The title was selected to emphasize the concept that evolutionary processes have sculpted the neural regulation of autonomic function. Not only has evolution provided obvious divergences in behavior and appearance, but evolution has impacted on the autonomic strategies related to the detection of novelty in the environment. The focus of the paper was not directed at a theory of orienting, nor has the paper attempted to distinguish between the autonomic components of orienting or defensive reflexes. Rather, the paper has focused on the neurogenic regulation of cardiac responses via two vagal responses systems. A primitive system that we have inherited from reptiles produces a rapid neurogenic bradycardia that reduces the activity of our cardiopulmonary system to conserve oxygen. This is the strategy of sit and wait feeders, common to reptiles. In contrast, the evolution of the energy-demanding mammal required two autonomic-behavioral shifts: 1) mammals needed to obtain great amounts of food; and 2) mammals needed to protect their nervous systems from oxygen loss. These two objectives are linked. In the evolution of mammals, success in obtaining food resources was dependent upon the ability to detect threat. Thus, mobilization and attention became two important behavioral dimensions. Unlike reptiles, which orient in response to novelty and attack or return to a quiescent state or lumber off, mammals orient and then attend. Following this phase of attention a mammal may rapidly depart or approach (attack) within the context of the classic fight or flight response. With the increasing complexity of behavior, there is a parallel increase in complexity in the organization and function of the autonomic nervous system. The title also intended to emphasize the concept that evolution has placed mammals in a defensive world. The survival systems of reptiles and other lower phyla can be organized into orienting and defensive dimensions. Mammals, to survive in this defensive and reactive world, had to circumvent these potentially lethal reactions of other species. The evolution of the mammalian nervous system enables mammals to rapidly escape danger and to use neural resources for the complex information processes required to detect subtleties in the environment. Moreover, evolution promoted additional motor systems related to communication. Motor systems developed to communicate conditions related to survival with facial expressions and vocalizations associated with primary emotions. The evolutionary modifications not only had to coexist with the oxygen hungry metabolic system, but by increasing the complexity of motor behaviors, there was an additional increase in oxygen needs. Thus, there is a link between the special visceral efferent actions regulating the communicative processes of emotion, and later language, with the general visceral efferent actions regulating cardiopulmonary function. The ability to detect subtleties in the environment coupled with the ability to communicate threat or comfort via facial expressions and vocalizations contributed to within- species social behavior, parenting, and pairbonding. These complex functions evolved while the demanding oxygen needs of mammals were programmed into the background of nervous system function via the autonomic nervous system.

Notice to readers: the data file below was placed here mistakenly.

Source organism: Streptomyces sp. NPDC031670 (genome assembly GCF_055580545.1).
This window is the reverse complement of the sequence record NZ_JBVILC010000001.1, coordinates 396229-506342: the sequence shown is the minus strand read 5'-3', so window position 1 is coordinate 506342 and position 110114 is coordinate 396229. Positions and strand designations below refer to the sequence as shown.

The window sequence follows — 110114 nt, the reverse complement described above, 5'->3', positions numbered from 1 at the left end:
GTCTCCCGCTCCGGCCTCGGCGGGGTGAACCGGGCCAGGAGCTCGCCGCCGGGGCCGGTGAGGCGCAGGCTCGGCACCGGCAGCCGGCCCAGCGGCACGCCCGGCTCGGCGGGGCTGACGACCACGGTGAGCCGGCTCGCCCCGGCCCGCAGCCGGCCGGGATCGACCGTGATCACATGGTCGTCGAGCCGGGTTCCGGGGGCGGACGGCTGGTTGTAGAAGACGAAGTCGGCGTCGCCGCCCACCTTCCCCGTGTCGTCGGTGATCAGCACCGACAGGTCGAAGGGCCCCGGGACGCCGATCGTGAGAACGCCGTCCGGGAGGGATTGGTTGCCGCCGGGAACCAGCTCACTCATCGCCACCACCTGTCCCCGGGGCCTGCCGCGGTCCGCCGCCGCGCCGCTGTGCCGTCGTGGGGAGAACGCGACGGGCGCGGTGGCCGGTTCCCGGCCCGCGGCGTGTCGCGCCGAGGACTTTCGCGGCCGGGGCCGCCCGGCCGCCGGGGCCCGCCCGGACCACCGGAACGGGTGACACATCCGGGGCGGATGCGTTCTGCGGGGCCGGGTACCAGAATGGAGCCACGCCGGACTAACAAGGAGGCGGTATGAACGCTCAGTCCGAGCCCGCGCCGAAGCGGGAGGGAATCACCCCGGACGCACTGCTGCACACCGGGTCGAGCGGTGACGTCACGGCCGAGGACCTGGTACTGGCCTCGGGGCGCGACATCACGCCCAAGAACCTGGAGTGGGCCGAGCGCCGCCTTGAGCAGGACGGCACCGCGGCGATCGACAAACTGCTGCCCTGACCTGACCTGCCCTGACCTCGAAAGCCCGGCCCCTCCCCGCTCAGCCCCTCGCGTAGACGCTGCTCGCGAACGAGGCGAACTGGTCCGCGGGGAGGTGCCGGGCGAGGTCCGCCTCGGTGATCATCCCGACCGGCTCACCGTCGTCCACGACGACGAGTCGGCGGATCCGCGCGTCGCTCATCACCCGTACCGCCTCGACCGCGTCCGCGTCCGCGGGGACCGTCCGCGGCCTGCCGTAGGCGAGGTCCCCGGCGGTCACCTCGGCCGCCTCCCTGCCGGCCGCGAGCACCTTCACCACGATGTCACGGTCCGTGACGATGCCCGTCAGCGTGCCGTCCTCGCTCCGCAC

Appendix B

Personal retrospective

In discussing any theoretical perspective, it is important to place the ideas and speculations in the context of earlier research conducted by the investigator. My early research focused on the use of heart rate measures as indicators of attention. While conducting research for my master's thesis (Porges & Raskin, 1969), I noted that attention demanding tasks produced heart rate response patterns with two prominent characteristics. First, heart rate exhibited a rapid transitory directional change in response to task onset and stimulus changes. Second, when subjects became involved in the task and focused their attention on the task demands, heart rate variability was reduced. I was intrigued with these observations and speculated on the possible physiological mechanisms. This evolved into a two-component theory of attention in which the components were labeled "phasic or orienting" and "tonic or attention" responses (Porges, 1972). These findings stimulated me to investigate neural mechanisms of heart rate regulation and to develop the Vagal Tone Index () of RSA, which I believed would help provide insight into the mechanisms mediating the more tonic sustained attention response. The preceding sections of this paper provide the basis for the Poly-Vagal Theory and enable an interpretation of the two heart rate components associated with attention. The first component, associated with orienting and the neurogenic bradycardia, is determined reflexively by the vegetative vagus, originating in the dorsal motor nucleus. The second component, associated with voluntary engagement with the environment and depression of RSA, is determined by the smart vagus, originating in the NA. Thus, after years of studying heart rate patterns, a speculative two-component psychophysiological model of attention is evolving into the neuroanatomically and neurophysiologically based Poly-Vagal Theory.